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to constitutional monarchy in the 1840's permitted limited political participation by all of the people for the first time. Although mana (the degree of sacred power and rank) was supplanted by hereditary succession to the throne in 1819, it was not until the Constitution of 1840 that any fundamental changes in the traditional patterns of governance occurred.

The Constitution of 1840 created a two-house legislature based on the British Parliamentary model. The House of Nobles was to be appointed by the king and duplicated the pre-contact Council of Chiefs. The House of Representatives was to be elected from and by adult males who were citizens of the kingdom. (For a more complete description of the Constitution, see below page 158.)

The notion of male suffrage, like the House of Representatives itself, was a Western concept. Women of high royal rank were included in the House of Nobles, but precluded from the democratically-inspired electoral process. In addition, the position of kuhina nui, or premier, became a male function for the first time, after twenty years of hereditary succession by the highest-ranking woman.

As early as the reign of Kamehameha IV (1854-1863), however, there were attempts to change the constitution. The king, and his brother who would succeed him, believed the existing constitution was too far in advance of the needs of the people. The king wanted to centralize more power to the monarch and to limit suffrage.

Both of these goals were accomplished by Kamehameha V (1863- 1872) when he abrogated the old constitution and proclaimed a new one in 1864. Universal manhood suffrage was abolished. Property qualifications were instituted for the members of the House of Representatives and property and educational qualifications were instituted for voters. Although Lunalilo, Kamehameha V's successor, successfully petitioned the legislature to repeal the property qualification for voters, education requirements remained.

The Republic of Hawaii

Preparations for establishing the Republic of Hawaii in 1894 placed new restrictions on voters. The first step in adopting a constitution for the Republic was to elect the delegates to a constitutional convention. All voters were required to sign an oath that stated, in part, H...I will support and bear true allegiance to the Provisional Government of the Hawaiian Islands, and will oppose any attempt to reestablish monarchical government in any form in the Hawaiian Islands." 105/ This requirement had the intended effect of disenfranchising almost all the native Hawaiian voters. Another, unexpected effect, however, was the disenfranchisement of many Americans who were afraid that by signing the oath, they would lose their U.S. citizenship. 106/ The result of this disenfranchisement was striking: in 1890 there had been 13,593 registered electors; for the election of delegates to the constitutional convention, there were only 4,477. 107/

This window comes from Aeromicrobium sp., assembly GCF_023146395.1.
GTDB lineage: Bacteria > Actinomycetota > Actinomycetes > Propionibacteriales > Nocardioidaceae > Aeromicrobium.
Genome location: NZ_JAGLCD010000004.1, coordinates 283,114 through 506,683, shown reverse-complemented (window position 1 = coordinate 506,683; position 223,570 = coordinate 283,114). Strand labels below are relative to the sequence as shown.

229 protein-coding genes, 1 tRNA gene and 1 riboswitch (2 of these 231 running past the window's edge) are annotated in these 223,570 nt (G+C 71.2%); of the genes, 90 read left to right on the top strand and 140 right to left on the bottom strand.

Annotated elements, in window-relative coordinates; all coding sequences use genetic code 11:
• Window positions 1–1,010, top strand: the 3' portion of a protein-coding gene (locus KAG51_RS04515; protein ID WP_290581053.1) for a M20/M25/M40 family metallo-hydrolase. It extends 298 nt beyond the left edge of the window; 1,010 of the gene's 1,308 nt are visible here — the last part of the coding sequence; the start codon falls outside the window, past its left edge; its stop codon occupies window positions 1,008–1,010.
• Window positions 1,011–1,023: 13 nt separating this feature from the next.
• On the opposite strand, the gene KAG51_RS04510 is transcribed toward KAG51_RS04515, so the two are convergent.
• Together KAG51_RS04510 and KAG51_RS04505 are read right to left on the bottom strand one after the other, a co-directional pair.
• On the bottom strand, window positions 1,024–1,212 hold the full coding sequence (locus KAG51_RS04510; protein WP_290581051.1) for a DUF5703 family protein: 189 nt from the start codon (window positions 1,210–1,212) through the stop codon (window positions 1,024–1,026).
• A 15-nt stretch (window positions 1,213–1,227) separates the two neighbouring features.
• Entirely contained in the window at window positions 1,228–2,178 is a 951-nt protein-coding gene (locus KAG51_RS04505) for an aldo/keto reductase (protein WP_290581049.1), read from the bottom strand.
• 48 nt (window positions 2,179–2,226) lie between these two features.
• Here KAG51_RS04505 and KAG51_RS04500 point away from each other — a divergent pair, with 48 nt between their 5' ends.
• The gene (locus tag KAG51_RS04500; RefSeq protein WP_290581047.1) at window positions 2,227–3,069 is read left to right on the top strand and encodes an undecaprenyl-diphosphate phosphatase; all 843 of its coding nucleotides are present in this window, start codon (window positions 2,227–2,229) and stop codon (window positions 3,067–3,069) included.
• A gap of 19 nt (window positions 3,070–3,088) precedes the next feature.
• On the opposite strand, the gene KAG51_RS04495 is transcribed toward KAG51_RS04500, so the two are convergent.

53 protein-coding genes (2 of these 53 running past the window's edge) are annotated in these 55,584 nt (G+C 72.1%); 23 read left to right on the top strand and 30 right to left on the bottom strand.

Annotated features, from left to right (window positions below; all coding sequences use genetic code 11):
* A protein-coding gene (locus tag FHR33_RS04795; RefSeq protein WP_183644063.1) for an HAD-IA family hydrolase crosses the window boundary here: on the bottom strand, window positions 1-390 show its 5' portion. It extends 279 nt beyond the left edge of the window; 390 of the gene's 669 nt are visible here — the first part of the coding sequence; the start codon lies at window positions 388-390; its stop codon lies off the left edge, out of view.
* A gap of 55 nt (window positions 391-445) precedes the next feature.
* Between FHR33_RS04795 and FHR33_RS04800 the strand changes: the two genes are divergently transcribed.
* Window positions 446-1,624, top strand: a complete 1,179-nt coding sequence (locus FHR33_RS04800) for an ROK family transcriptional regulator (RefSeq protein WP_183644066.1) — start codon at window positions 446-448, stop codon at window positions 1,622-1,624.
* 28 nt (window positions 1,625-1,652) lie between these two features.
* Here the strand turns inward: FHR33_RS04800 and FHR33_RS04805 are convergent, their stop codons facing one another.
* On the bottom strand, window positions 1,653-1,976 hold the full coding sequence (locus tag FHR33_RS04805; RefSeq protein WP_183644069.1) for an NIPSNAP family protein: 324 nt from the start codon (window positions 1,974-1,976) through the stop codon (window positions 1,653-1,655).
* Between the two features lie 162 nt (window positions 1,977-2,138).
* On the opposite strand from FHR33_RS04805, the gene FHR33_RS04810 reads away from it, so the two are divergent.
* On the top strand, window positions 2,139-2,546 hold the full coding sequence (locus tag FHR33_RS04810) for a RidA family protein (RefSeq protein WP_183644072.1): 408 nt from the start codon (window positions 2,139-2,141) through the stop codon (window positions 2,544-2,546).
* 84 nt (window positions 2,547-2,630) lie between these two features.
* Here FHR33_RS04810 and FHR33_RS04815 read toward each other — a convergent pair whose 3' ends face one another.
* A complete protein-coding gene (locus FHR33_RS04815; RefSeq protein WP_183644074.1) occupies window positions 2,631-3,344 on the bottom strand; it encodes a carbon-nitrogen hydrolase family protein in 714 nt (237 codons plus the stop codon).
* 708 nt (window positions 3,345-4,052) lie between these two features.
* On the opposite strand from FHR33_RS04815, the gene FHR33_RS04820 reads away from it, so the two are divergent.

The constitutional convention, made up of eighteen elected delegates and nineteen members of the Provisional Government (to ensure "success" of those in favor of a Republic) agreed on a constitution that "was satisfactory to all but the most extreme oligarchs." 108/ Property qualifications were instituted for both voters and members of the legislature. Candidates for the Senate, or upper house, were required to have an income of $1,200 or to own $3,000 in property. Candidates for the lower house, the House of Representatives, had to have an income of $600 or own property worth $1,000. 109/ Requirements tor voters were:


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